I wanted to document some of this because some times I read posts that are just the opposite of my experience. When I was first beginning, I would take most of it as gospel. Now, it seems results vary widely because of so many different variables. Thanks.

From: drycreek
01-Jul-17

drycreek's embedded Photo
drycreek's embedded Photo
Interesting stuff HW. I've thought about broadcasting into my IC peas but I'm afraid of failure I guess. Timing on peas would be a little tricky I'm thinking because the life of peas is directly tied to how much moisture we get here. If I understand correctly, you broadcast into beans when the leaves start to turn yellow, and depend on the leaves to cover your seed. I too, would love to have a drill. More for the time saving side of things I guess. I have always just sprayed, disced, seeded, and run a drag over it. It works, but it's time consuming and you always are dealing with the legacy seeds of whatever is in your ground. Some plots turn out better than others. Here is a IC pea plot planted the last week in April. The picture was last week.

01-Jul-17
Awesome plot!

Yes, I do broadcast into yellowing beans. The timing is more about making sure enough sunlight gets through.

I will green manure the rye early next spring as I need to still build the soil. So I still have to turn ground.

Best wishes and very nice results!

From: MDW
02-Jul-17
Interesting stuff there HW, it gives me food for thought on my own place, especially the bean broadcasting. I also have no drill and figured it to be a waste of time & money to broadcast.

02-Jul-17
Marvin, It works with beans, corn, Milo, sunflower etc. I fertilize, then disc, seed, drag and pack.

Some seed might get too deep to make it, so I seed heavy. The different depths usually cause a longer time for the plants to germinate but my experience is this keeps the beans more attractive over a slightly longer time period.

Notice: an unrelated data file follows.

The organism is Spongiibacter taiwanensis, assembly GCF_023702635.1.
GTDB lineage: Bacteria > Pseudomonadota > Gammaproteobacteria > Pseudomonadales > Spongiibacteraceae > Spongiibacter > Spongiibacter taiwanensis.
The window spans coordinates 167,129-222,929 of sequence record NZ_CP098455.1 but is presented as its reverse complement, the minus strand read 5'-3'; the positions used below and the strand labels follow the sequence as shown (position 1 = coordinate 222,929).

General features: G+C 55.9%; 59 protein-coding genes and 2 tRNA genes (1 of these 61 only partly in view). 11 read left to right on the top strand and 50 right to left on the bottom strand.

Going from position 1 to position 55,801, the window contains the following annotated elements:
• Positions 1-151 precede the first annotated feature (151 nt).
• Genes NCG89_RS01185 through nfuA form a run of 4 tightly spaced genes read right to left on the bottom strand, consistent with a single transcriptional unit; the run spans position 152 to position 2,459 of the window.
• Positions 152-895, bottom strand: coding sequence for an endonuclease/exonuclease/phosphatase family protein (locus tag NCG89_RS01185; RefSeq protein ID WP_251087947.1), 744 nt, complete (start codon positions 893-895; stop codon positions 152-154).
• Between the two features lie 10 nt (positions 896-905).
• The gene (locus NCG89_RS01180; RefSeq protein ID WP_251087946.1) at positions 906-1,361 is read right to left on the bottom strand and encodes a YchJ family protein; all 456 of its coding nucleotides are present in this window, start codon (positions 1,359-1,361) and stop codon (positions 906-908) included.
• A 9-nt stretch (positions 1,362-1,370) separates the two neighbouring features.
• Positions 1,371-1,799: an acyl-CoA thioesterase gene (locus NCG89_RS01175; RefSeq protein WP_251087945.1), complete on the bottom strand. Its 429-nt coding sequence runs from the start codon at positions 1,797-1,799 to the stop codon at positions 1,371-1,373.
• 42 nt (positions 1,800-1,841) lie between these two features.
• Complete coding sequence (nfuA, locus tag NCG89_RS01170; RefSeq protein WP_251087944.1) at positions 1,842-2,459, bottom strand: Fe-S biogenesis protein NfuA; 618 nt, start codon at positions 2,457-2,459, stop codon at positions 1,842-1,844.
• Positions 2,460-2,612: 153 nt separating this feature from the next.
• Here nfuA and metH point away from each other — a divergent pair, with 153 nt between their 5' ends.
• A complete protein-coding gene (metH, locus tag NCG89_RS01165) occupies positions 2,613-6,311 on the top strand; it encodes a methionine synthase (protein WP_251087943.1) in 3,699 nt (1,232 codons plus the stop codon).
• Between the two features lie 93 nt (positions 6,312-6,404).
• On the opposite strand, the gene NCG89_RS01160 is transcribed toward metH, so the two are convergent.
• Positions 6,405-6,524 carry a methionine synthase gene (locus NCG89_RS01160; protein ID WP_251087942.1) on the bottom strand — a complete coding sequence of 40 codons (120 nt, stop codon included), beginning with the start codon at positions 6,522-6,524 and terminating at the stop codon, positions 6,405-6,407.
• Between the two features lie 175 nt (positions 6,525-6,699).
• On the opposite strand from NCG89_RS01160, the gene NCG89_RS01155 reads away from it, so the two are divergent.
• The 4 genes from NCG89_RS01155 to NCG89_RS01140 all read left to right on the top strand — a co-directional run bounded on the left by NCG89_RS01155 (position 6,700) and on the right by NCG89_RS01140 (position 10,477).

Tri-Star Seed has a chart available that gives seeding rates for broadcast and drill.

Good luck!

From: t-roy
02-Jul-17
IMO, successfully broadcasting cereal grains into standing crops is most dependent on getting adequate moisture to get them to sprout. It does help a bunch getting additional sunlight to them though. I've had really good success seeding into both corn and soybeans here in Iowa, generally seeding in late August-early September and, like HW stated above, I seed extra heavy.

BTW, your stuff is looking good HW!

02-Jul-17
Thank you ! Totally agree about moisture, and it is usually around Labor Day when I do it.

I am sure you have better results in IA;)

From: drycreek
02-Jul-17

drycreek's embedded Photo
drycreek's embedded Photo
Thanks for the compliment HW, but not all is gravy in my food plots. I had about a quarter acre of IC peas, (part of a larger plot), that was literally taken over by pig weed. I had to either spray or mow, so since the shredder was on my tractor, down it came. I don't think the seeds were viable yet, but I don't know. They weren't ripe looking yet, so maybe I did some good. We will see.

02-Jul-17
It's always something!

I just finished mowing the clover. At least 20 rabbits squirted out. Deer beds and major browsing real evident from the tractor seat.

Tons of grasshoppers which explains all of the turkey tracks going into the clover.

Even kicked up a nice velvet buck, 3 points each side. Stood there and looked at me for 10 seconds or so. Probably wondering why I was destroying his sanctuary. Made my day though!

03-Jul-17

Habitat for Wildlife's embedded Photo